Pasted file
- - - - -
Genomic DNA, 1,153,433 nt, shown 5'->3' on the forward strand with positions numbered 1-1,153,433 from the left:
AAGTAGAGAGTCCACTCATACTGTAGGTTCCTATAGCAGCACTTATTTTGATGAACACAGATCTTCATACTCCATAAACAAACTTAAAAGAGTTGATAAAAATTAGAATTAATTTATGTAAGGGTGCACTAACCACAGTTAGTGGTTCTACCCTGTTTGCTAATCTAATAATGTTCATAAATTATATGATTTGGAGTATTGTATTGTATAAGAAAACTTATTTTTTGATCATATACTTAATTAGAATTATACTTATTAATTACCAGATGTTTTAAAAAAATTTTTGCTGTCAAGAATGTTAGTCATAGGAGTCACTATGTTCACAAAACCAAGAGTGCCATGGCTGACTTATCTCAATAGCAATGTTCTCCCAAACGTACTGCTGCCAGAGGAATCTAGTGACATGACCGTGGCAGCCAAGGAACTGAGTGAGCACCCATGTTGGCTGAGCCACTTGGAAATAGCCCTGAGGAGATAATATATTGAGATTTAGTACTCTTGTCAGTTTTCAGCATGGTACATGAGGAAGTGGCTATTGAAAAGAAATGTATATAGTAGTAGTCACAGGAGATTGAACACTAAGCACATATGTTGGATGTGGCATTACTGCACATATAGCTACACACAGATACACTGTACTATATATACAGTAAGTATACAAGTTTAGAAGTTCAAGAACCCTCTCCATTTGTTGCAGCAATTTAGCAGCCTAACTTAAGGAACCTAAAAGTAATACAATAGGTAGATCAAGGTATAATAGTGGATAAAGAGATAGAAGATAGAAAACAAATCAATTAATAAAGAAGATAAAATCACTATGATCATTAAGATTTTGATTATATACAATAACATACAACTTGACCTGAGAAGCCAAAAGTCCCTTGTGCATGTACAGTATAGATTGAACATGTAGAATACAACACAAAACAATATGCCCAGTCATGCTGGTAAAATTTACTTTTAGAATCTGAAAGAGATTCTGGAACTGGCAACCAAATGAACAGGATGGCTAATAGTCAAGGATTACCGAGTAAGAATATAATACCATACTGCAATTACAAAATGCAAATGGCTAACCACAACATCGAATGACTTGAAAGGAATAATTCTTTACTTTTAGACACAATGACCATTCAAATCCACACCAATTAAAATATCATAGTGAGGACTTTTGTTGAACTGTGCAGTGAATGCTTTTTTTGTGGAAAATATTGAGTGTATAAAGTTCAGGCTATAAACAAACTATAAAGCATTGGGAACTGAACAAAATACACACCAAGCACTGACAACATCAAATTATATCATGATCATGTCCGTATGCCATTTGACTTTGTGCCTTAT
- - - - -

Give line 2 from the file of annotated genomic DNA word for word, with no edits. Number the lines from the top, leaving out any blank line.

AAGTAGAGAGTCCACTCATACTGTAGGTTCCTATAGCAGCACTTATTTTGATGAACACAGATCTTCATACTCCATAAACAAACTTAAAAGAGTTGATAAAAATTAGAATTAATTTATGTAAGGGTGCACTAACCACAGTTAGTGGTTCTACCCTGTTTGCTAATCTAATAATGTTCATAAATTATATGATTTGGAGTATTGTATTGTATAAGAAAACTTATTTTTTGATCATATACTTAATTAGAATTATACTTATTAATTACCAGATGTTTTAAAAAAATTTTTGCTGTCAAGAATGTTAGTCATAGGAGTCACTATGTTCACAAAACCAAGAGTGCCATGGCTGACTTATCTCAATAGCAATGTTCTCCCAAACGTACTGCTGCCAGAGGAATCTAGTGACATGACCGTGGCAGCCAAGGAACTGAGTGAGCACCCATGTTGGCTGAGCCACTTGGAAATAGCCCTGAGGAGATAATATATTGAGATTTAGTACTCTTGTCAGTTTTCAGCATGGTACATGAGGAAGTGGCTATTGAAAAGAAATGTATATAGTAGTAGTCACAGGAGATTGAACACTAAGCACATATGTTGGATGTGGCATTACTGCACATATAGCTACACACAGATACACTGTACTATATATACAGTAAGTATACAAGTTTAGAAGTTCAAGAACCCTCTCCATTTGTTGCAGCAATTTAGCAGCCTAACTTAAGGAACCTAAAAGTAATACAATAGGTAGATCAAGGTATAATAGTGGATAAAGAGATAGAAGATAGAAAACAAATCAATTAATAAAGAAGATAAAATCACTATGATCATTAAGATTTTGATTATATACAATAACATACAACTTGACCTGAGAAGCCAAAAGTCCCTTGTGCATGTACAGTATAGATTGAACATGTAGAATACAACACAAAACAATATGCCCAGTCATGCTGGTAAAATTTACTTTTAGAATCTGAAAGAGATTCTGGAACTGGCAACCAAATGAACAGGATGGCTAATAGTCAAGGATTACCGAGTAAGAATATAATACCATACTGCAATTACAAAATGCAAATGGCTAACCACAACATCGAATGACTTGAAAGGAATAATTCTTTACTTTTAGACACAATGACCATTCAAATCCACACCAATTAAAATATCATAGTGAGGACTTTTGTTGAACTGTGCAGTGAATGCTTTTTTTGTGGAAAATATTGAGTGTATAAAGTTCAGGCTATAAACAAACTATAAAGCATTGGGAACTGAACAAAATACACACCAAGCACTGACAACATCAAATTATATCATGATCATGTCCGTATGCCATTTGACTTTGTGCCTTAT